Radiation Dose Predicts Growth Hormone Deficit

For children with brain tumors, dose, time after irradiation predicts growth hormone deficiency

WEDNESDAY, Nov. 2 (HealthDay News) -- For children with brain tumors, growth hormone deficiency (GHD) can be predicted by the time after conformal radiation therapy (CRT) and the mean radiation dose to the hypothalamus, according to a study published online Oct. 31 in the Journal of Clinical Oncology.

Thomas E. Merchant, D.O., Ph.D., from St. Jude Children's Research Hospital in Memphis, Tenn., and colleagues investigated GHD following CRT for 192 pediatric patients with localized primary brain tumors (ependymoma, low-grade glioma, craniopharyngioma, high-grade glioma, and other tumor types). Patients underwent testing of growth hormone secretion using secretogogues arginine and L-dopa before and six, 12, 36, and 60 months after CRT. Based on data from 118 patients, peak growth hormone was modeled as a function of mean dose of radiation to the hypothalamus and time after CRT.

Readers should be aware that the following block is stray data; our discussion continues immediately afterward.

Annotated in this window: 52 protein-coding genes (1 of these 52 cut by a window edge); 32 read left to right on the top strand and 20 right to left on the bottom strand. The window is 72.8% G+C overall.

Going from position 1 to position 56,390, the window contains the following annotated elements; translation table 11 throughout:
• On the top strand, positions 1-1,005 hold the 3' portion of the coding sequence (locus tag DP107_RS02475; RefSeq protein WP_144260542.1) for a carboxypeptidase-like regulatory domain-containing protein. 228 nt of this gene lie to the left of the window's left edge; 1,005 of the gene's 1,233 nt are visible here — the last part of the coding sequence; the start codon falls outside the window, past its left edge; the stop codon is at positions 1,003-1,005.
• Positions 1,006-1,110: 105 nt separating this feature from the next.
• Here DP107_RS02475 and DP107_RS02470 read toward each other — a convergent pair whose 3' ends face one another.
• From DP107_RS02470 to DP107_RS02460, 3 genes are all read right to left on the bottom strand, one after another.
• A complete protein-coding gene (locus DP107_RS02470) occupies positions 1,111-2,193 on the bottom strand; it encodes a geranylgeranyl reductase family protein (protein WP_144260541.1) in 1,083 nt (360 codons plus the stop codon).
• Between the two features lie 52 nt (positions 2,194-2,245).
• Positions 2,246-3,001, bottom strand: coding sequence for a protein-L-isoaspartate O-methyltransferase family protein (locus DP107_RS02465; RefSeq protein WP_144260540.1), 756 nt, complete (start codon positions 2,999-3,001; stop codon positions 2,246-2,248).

The investigators found that 22.9 percent of tested children had pre-irradiation GHD at baseline. Based on modeling, at a dose of 60 Gy, an average patient was predicted to develop GHD after 12 months; for a dose of 25 to 30 Gy, development of GHD was predicted 36 months after CRT; for a dose of 15 to 20 Gy, GHD was predicted 60 months after CRT. In order to achieve a 50 percent risk of GHD at five years, the mean cumulative dose of radiation to the hypothalamus was 16.1 Gy.

"[Growth hormone] secretion after CRT can be predicted on the basis of dose and time after irradiation in pediatric patients with localized brain tumors," the authors write.

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